Wholesale food giant Sysco GB rolls out carbon labelling platform

One of the UK’s largest wholesalers to the foodservice industry, Sysco GB, is supporting its customers to adopt carbon labelling. The move will enable carbon labelling at schools, universities, hospitals and event venues.

Wholesale food giant Sysco GB rolls out carbon labelling platform

Image: Brakes

Sysco GB has collaborated with food data management specialists Nutritics to develop the carbon measurement and labelling tool, called ‘Foodprint’. It will now be made available to all of Sysco GB’s customers via subsidiary Brakes, a foodservice firm.

Foodprint measures carbon emissions across the value chain, from farm to fork. Waste management and packaging are also taken into account. Data is drawn from “the most reliable” sources available, with peer-reviewed industry averages used where site-specific data is not yet available.

This information enables the addition of easy-to-understand carbon labels to menus, conveying the carbon footprint of each dish.

Carbon information should also be used by chefs and other staff to help shape menu designs and shift away from the highest-carbon ingredients while also designing new and innovative low-impact dishes.

Foodprint also has functionality for measuring the water impact of food value chains. Agriculture notably accounts for 65-70% of annual global freshwater use.

“Over 90% of our carbon footprint is the food that we sell, so educating our team and supporting customers on the design and development of menus and the products they are sourcing is vital to us playing our part in tackling climate change,” said Sysco GB’s head of sustainability and government relations.

“With thousands of customers and the industry’s largest development chef team, we are very excited about the opportunity to build on Sysco’s global science-based targets and be at the forefront of transforming the food system and what ends up on the menus of tomorrow.”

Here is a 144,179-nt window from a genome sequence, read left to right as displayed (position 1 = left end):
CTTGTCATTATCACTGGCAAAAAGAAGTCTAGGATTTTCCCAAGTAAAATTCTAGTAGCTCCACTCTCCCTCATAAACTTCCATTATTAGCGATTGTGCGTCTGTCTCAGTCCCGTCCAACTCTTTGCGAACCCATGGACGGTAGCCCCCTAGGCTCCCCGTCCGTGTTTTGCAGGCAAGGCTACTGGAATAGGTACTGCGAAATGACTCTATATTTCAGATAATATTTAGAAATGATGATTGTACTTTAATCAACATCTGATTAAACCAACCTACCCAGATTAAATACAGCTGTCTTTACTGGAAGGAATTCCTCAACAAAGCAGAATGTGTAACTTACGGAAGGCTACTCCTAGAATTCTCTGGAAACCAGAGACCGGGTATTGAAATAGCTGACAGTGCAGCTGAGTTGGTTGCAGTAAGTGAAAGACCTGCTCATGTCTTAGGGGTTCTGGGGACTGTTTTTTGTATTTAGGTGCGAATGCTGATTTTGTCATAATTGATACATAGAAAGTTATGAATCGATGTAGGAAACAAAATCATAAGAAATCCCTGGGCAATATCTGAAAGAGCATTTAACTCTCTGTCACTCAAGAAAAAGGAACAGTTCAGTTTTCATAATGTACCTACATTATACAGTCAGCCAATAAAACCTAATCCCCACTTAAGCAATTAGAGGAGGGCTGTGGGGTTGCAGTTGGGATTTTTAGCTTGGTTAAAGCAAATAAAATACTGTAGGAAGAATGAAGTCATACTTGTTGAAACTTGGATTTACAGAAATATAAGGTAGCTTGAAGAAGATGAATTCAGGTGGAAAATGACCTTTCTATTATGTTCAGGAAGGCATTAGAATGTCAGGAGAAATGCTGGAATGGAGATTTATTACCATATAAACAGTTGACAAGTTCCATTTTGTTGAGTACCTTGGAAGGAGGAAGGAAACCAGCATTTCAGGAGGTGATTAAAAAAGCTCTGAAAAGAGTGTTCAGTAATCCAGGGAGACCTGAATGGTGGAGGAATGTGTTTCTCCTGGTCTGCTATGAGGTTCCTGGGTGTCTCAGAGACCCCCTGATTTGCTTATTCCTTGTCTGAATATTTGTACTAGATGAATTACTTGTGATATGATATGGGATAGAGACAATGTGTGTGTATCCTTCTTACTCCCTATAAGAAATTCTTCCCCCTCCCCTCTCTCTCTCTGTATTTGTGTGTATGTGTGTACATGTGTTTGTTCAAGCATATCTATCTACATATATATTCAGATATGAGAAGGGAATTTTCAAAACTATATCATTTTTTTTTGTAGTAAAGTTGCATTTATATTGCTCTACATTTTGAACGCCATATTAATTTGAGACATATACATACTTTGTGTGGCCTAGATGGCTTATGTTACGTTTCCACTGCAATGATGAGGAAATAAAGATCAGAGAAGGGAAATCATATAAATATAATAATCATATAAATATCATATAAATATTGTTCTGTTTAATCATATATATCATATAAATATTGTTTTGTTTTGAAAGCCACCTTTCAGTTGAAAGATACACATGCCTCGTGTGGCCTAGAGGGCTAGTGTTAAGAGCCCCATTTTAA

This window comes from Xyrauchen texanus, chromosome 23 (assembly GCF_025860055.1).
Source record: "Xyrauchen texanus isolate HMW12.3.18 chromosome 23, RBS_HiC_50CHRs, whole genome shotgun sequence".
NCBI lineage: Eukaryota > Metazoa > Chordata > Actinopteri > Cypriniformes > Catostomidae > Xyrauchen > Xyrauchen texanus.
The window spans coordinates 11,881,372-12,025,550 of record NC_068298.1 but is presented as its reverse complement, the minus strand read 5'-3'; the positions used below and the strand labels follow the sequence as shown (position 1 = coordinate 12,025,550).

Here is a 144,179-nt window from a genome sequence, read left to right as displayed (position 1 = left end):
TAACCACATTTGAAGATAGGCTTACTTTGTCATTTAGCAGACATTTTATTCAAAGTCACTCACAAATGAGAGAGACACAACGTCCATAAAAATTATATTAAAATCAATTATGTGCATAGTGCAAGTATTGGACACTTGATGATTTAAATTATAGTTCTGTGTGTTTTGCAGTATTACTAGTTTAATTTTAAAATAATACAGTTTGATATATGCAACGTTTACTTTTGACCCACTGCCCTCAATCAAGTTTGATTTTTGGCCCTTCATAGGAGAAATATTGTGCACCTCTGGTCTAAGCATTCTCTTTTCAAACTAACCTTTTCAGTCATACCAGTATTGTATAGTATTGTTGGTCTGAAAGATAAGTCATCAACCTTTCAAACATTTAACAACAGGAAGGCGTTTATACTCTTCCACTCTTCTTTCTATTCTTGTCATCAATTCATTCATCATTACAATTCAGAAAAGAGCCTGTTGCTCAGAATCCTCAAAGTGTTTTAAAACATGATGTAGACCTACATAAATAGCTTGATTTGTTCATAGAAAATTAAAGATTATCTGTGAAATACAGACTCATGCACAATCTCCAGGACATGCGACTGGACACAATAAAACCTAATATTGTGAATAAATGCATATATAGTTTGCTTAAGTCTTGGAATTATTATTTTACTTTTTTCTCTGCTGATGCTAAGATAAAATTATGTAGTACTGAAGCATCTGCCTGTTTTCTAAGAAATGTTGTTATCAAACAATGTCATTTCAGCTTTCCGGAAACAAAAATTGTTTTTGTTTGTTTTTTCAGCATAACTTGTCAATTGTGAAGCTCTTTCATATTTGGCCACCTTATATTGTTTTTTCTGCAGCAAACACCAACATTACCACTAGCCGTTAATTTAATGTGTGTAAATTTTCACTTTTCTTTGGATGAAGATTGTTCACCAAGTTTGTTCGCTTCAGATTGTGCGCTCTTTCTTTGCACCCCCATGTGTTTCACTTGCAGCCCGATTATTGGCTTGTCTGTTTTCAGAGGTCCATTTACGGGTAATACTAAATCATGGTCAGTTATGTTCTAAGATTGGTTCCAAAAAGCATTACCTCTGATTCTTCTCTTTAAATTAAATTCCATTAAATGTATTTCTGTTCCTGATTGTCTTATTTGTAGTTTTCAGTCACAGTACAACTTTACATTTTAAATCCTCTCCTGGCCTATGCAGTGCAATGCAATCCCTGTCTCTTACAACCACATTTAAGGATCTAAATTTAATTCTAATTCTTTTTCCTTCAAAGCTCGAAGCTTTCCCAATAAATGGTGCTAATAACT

On a global basis, Sysco is aiming for a 27.5% reduction in Scope 1 (direct) and Scope 2 (power-related) emissions by 2030 against a 2019 baseline. It is also aiming for suppliers accounting for 67% of its Scope 3 (indirect) emissions to establish their own verified science-based emissions goals by 2026.

What’s on the menu?

In response to Chris Skidmore’s Independent Review of the Net-Zero Strategy last, the YJ Government committed to exploring eco-labelling for the embodied emissions of industrial products and is currently consulting on how labelling could support demand for low carbon products. The Government is also working the Food Data Transparency Partnership to develop similar metrics for food labelling.

In a recent survey conducted by Oatly, 62% of 2,000 British adults expressed support for a policy that mandates carbon labelling on food and beverage items.

Additionally, 55% believe that companies should be obligated to disclose this information, while 59% of respondents indicated that they would either reduce or completely stop consuming products with high carbon footprints if they were provided with accurate emissions data.

Several businesses including Oatly have added carbon labelling voluntarily. Included in this cohort are the likes of energy drink brand Tenzing, hotelier Hilton, takeaway delivery platform Just Eat, and plant-based food manufacturer Upfield.

Comments (1)

  1. Rob Heap says:

    As a domestic purchaser of food and drinks, I need to see carbon footprint labelling on all products offered for sale, not just for the catering industry. There is an urgent need for a globally harmonised system for reporting of food and drink carbon footprint and point of sale labelling at both bricks and mortar stores and internet based outlets.
    While Sysco GB has made a start on this for the catering industry, and they should be applauded for that, what are their goals beyond 2030. What is their target date for net zero on Scope 1, 2 & 3 emissions?
    What are others doing to deliver food and drink carbon footprint labelling?
    This is a huge task, but a necessary one, if Mr. & Mrs. general public are to make informed choices about their food and drink carbon footprint.

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